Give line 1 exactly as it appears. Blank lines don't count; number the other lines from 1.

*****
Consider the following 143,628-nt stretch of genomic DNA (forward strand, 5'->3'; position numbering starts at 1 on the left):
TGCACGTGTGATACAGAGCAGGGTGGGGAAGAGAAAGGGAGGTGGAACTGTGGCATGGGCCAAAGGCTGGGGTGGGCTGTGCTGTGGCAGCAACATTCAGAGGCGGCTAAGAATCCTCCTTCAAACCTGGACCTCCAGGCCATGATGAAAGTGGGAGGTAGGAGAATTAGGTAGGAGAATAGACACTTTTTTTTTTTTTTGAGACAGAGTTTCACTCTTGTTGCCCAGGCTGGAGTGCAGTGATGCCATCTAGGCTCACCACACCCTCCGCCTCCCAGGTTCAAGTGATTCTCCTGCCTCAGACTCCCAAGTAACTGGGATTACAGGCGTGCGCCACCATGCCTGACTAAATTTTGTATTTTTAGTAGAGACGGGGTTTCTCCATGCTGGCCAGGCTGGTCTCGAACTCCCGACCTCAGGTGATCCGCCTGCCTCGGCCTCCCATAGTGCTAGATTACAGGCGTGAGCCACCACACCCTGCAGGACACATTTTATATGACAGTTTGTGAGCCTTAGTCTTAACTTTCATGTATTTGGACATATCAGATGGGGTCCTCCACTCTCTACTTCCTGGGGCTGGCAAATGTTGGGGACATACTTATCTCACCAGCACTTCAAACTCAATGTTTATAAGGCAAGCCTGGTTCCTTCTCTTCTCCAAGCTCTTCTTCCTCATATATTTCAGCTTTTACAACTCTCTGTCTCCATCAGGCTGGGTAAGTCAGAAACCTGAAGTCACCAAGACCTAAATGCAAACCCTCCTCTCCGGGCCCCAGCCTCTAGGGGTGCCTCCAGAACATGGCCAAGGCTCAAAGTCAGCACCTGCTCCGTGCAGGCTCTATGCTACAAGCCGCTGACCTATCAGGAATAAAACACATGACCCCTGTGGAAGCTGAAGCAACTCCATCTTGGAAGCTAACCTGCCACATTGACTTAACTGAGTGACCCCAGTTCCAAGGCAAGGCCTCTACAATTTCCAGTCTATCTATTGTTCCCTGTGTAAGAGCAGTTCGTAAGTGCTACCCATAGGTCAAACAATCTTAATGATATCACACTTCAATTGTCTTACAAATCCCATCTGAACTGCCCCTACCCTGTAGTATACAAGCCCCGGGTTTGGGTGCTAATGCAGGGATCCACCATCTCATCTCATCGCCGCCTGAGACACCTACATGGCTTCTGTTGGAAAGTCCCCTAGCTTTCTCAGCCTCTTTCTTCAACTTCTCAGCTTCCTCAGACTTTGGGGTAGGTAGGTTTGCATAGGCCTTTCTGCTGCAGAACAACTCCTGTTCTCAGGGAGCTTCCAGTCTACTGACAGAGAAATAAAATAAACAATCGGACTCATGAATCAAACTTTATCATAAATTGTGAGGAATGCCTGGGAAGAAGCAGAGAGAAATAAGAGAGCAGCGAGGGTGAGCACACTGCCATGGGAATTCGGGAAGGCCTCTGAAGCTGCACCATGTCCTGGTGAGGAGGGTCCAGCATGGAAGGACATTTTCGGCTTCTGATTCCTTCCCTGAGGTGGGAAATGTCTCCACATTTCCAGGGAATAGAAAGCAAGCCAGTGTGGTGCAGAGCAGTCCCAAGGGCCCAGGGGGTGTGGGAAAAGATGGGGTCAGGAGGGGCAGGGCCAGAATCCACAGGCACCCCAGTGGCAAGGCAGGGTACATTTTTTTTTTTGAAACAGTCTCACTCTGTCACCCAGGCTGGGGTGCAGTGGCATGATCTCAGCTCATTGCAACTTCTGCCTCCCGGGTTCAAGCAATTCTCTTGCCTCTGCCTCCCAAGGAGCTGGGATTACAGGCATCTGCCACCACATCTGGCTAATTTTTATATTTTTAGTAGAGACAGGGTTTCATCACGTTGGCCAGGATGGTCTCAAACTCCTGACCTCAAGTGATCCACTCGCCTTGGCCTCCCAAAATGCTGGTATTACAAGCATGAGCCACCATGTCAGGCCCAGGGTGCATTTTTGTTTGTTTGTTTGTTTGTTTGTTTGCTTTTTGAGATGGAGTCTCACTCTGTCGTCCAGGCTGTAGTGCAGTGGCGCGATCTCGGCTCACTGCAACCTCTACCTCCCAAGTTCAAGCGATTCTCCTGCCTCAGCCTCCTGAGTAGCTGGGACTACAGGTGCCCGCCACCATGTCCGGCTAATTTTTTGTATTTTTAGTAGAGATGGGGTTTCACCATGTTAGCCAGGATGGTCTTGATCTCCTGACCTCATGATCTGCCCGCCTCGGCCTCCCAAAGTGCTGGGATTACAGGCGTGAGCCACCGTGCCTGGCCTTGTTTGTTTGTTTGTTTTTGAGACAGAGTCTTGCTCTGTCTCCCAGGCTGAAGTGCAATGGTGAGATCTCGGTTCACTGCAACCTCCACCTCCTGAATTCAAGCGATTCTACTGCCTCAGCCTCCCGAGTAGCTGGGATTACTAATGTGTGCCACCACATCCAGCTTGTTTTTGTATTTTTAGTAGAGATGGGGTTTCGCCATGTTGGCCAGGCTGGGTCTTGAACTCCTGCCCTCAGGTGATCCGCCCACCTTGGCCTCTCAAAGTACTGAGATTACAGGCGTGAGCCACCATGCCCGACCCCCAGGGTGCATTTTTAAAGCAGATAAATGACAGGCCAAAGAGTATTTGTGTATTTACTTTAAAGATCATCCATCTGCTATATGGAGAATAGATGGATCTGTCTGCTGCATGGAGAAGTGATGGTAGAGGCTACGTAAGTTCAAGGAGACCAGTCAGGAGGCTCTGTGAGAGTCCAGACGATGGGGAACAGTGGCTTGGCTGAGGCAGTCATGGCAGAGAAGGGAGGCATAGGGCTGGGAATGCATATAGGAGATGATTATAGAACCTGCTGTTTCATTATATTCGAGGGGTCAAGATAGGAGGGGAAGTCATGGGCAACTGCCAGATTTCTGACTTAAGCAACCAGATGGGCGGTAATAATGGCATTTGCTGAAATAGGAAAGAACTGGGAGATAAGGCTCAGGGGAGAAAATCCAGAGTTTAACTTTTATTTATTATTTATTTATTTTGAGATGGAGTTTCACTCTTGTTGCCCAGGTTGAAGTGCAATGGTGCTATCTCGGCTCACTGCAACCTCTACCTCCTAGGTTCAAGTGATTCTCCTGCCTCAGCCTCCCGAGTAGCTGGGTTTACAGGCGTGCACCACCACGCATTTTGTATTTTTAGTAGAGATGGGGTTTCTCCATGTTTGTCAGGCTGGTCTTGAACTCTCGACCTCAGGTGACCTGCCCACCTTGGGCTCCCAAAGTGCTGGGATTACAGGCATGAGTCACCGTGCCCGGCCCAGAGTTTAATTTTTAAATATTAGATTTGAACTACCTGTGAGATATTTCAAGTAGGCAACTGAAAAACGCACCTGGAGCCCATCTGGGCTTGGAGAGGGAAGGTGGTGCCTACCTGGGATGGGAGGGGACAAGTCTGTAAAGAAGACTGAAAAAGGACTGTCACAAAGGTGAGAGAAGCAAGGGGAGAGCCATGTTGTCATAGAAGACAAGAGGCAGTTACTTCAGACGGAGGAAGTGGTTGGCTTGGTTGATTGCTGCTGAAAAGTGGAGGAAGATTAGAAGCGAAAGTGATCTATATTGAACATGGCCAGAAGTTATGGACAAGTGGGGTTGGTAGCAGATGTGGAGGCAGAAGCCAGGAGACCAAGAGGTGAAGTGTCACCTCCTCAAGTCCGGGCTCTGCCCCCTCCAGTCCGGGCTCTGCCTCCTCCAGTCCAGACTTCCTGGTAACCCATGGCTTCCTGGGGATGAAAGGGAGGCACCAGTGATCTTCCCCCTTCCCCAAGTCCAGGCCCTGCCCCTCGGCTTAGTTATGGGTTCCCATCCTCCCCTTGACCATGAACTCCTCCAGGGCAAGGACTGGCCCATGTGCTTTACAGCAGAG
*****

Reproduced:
Consider the following 143,628-nt stretch of genomic DNA (forward strand, 5'->3'; position numbering starts at 1 on the left):